The Highway to Machu Picchu

This May I will visit Machu Picchu with Jessica, my wife, and Libby, our friend from Des Moines. I’m currently in Des Moines, attending interviews of some would-be new web developers at my company, which is putting me up in a hotel for a few days. It’s an odd experience, both because I’m living like a tourist in a city that still feels like home, and also because I’m living like a businessperson, which I don’t feel like at all.

For example, this afternoon I was sitting in the hotel room, which my company paid for, eating leftovers from last night’s dinner, which my company will also pay for. I feel like I should instead be going out for lunch, since my company is paying for meals anyway, maybe take out some other businessperson and explain to them the synergy of our new product or something. But I was happy eating my cold Pad Thai and watching the end of a show on the History channel about Machu Picchu.

In that show I learned something that you might have learned if you followed the previous link to Wikipedia’s article on Machu Picchu: that Peru is suing Yale University over some bones taken from Machu Picchu by Hiram Bingham. In 1911, Bingham rediscovered the Incan city of Macchu Picchu, which had been abandoned since the 1500s, when the Spanish conquered the Incan empire, after first dividing it. The Incan government did not have clear lines of succession, and the Spanish took advantage of this by promoting a competition of authority within the government, which ended up destroying the empire. History repeats itself.

So then everyone left Machu Picchu, and it was empty when Hiram Bingham started digging up bones. He brought the bones back to Yale, where they remain today. Then he went on to become Governor of Connecticut, then US Senator. Interesting footnote: he was only governor for one day before he became Senator. In 1929, Bingham was censured by the Senate on corruption charges involving lobbyists. History repeats itself.

Hiram Bingham was a Republican, and was pushed from office in 1932 when Democrats won in a nationwide landslide following the Great Depression. Bingham’s father and namesake was a missionary to Hawaii, as was his grandfather. Interesting footnote: his grandfather was also pastor of an African American church in Connecticut. One of his sons was a Democratic congressman, while his namesake son helped Jews escape the Holocaust in France to the US, despite official US policies intended to limit such immigration. US Secretary of State Colin Powell later praised Hiram Bingham, the 4th, for his “constructive dissent.” History repeats itself.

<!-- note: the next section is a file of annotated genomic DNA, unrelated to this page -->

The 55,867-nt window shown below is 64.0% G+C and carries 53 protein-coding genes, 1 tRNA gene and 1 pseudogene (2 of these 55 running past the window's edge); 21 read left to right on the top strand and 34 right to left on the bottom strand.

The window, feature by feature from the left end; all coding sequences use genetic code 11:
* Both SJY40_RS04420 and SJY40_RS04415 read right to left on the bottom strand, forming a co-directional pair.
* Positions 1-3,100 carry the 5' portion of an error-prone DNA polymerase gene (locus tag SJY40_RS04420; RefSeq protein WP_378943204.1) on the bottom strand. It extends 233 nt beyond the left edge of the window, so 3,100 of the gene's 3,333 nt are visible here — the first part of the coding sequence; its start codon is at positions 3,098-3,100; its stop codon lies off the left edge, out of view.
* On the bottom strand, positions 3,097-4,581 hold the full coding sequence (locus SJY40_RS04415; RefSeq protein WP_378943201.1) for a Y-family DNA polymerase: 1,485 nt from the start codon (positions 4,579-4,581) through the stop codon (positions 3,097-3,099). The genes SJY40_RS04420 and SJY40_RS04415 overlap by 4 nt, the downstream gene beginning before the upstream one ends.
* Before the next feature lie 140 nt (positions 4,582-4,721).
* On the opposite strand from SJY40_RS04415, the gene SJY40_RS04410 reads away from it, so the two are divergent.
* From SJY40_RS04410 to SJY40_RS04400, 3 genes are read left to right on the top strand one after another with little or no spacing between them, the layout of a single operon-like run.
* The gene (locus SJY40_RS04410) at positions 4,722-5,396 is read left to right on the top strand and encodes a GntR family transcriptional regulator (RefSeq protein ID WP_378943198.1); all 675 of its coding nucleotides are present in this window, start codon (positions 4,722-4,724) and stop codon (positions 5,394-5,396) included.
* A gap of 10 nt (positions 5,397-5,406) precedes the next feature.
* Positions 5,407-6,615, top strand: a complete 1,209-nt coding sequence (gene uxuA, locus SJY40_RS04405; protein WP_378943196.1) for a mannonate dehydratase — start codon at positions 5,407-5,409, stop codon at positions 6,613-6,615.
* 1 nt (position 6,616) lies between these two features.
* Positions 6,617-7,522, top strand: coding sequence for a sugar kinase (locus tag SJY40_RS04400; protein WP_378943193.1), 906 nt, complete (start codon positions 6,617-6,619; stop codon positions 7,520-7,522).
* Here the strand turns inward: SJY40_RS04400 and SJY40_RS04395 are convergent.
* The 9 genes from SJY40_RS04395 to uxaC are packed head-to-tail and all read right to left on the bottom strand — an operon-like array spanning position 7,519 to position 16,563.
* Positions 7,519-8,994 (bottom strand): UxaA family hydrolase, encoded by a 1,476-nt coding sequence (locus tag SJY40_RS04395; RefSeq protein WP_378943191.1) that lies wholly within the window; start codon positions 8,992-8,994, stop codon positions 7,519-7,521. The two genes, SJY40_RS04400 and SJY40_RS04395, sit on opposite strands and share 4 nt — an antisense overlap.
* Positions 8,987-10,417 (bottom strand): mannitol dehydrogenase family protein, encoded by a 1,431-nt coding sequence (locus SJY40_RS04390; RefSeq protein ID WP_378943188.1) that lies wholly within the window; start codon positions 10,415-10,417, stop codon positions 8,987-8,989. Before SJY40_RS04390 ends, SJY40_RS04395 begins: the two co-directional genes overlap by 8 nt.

Getting back to Machu Picchu, I found one line from the BBC’s report on the lawsuit from Peru particularly interesting: But Yale says it followed standard collecting practices at the time, and that it has made a reasonable offer to return some of the artefacts. That phrase, a reasonable offer, was recently used by the White House to explain why members of the American government will not be testifying under oath about their actions. History repeats itself.

President Bush, you may recall, is a graduate of Yale, so perhaps that’s where he developed the impression that an offer in clear violation of established rules is "a reasonable offer." Unlike the Incans, there is little ambiguity about authorites in the American government. And there is apparently little ambiguity over who owns the Machu Picchu bones at Yale. Hiram Bingham the third, the one who took the bones, wrote Now they [the bones] do not belong to us, but to the Peruvian government, who allowed us to take them out of the country on condition that they be returned in eighteen months. That was ninety five years ago.

I suspect riding up the Hiram Bingham Highway to Machu Picchu will be just as odd an experience as this week in Des Moines, or most of my travels for that matter. Another place I don’t really belong, playing another role I don’t really understand. I guess that’s what makes this life interesting.

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